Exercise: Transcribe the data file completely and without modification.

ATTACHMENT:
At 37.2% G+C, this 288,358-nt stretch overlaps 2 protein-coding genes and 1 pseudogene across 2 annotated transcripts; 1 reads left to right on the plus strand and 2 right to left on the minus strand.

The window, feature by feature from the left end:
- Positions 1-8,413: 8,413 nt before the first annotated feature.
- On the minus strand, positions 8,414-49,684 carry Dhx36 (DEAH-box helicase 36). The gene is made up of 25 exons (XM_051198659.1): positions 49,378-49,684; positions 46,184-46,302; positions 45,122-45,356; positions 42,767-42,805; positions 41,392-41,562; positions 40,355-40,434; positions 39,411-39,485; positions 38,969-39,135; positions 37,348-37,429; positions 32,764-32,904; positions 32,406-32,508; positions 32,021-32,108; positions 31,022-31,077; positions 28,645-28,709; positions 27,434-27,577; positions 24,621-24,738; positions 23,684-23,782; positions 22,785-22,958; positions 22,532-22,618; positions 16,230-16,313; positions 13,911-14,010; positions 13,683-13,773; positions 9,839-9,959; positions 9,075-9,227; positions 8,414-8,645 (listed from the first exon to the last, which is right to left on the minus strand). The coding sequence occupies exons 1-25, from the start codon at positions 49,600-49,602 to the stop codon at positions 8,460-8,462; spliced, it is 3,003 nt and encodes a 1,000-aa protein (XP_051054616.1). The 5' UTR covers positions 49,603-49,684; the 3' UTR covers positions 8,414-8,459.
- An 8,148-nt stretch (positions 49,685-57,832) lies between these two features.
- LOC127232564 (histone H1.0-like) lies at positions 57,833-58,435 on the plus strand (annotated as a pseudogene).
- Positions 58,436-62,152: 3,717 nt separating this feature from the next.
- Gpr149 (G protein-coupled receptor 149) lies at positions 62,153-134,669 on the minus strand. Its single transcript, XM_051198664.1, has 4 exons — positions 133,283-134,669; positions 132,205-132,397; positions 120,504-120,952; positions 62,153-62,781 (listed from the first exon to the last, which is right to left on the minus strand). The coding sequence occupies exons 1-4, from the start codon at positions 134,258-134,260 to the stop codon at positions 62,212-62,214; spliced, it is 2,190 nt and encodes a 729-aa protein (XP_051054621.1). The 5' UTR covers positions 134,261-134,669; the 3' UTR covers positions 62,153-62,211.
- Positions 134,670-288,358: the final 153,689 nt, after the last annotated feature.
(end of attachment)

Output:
At 37.2% G+C, this 288,358-nt stretch overlaps 2 protein-coding genes and 1 pseudogene across 2 annotated transcripts; 1 reads left to right on the plus strand and 2 right to left on the minus strand.

The window, feature by feature from the left end:
- Positions 1-8,413: 8,413 nt before the first annotated feature.
- On the minus strand, positions 8,414-49,684 carry Dhx36 (DEAH-box helicase 36). The gene is made up of 25 exons (XM_051198659.1): positions 49,378-49,684; positions 46,184-46,302; positions 45,122-45,356; positions 42,767-42,805; positions 41,392-41,562; positions 40,355-40,434; positions 39,411-39,485; positions 38,969-39,135; positions 37,348-37,429; positions 32,764-32,904; positions 32,406-32,508; positions 32,021-32,108; positions 31,022-31,077; positions 28,645-28,709; positions 27,434-27,577; positions 24,621-24,738; positions 23,684-23,782; positions 22,785-22,958; positions 22,532-22,618; positions 16,230-16,313; positions 13,911-14,010; positions 13,683-13,773; positions 9,839-9,959; positions 9,075-9,227; positions 8,414-8,645 (listed from the first exon to the last, which is right to left on the minus strand). The coding sequence occupies exons 1-25, from the start codon at positions 49,600-49,602 to the stop codon at positions 8,460-8,462; spliced, it is 3,003 nt and encodes a 1,000-aa protein (XP_051054616.1). The 5' UTR covers positions 49,603-49,684; the 3' UTR covers positions 8,414-8,459.
- An 8,148-nt stretch (positions 49,685-57,832) lies between these two features.
- LOC127232564 (histone H1.0-like) lies at positions 57,833-58,435 on the plus strand (annotated as a pseudogene).
- Positions 58,436-62,152: 3,717 nt separating this feature from the next.
- Gpr149 (G protein-coupled receptor 149) lies at positions 62,153-134,669 on the minus strand. Its single transcript, XM_051198664.1, has 4 exons — positions 133,283-134,669; positions 132,205-132,397; positions 120,504-120,952; positions 62,153-62,781 (listed from the first exon to the last, which is right to left on the minus strand). The coding sequence occupies exons 1-4, from the start codon at positions 134,258-134,260 to the stop codon at positions 62,212-62,214; spliced, it is 2,190 nt and encodes a 729-aa protein (XP_051054621.1). The 5' UTR covers positions 134,261-134,669; the 3' UTR covers positions 62,153-62,211.
- Positions 134,670-288,358: the final 153,689 nt, after the last annotated feature.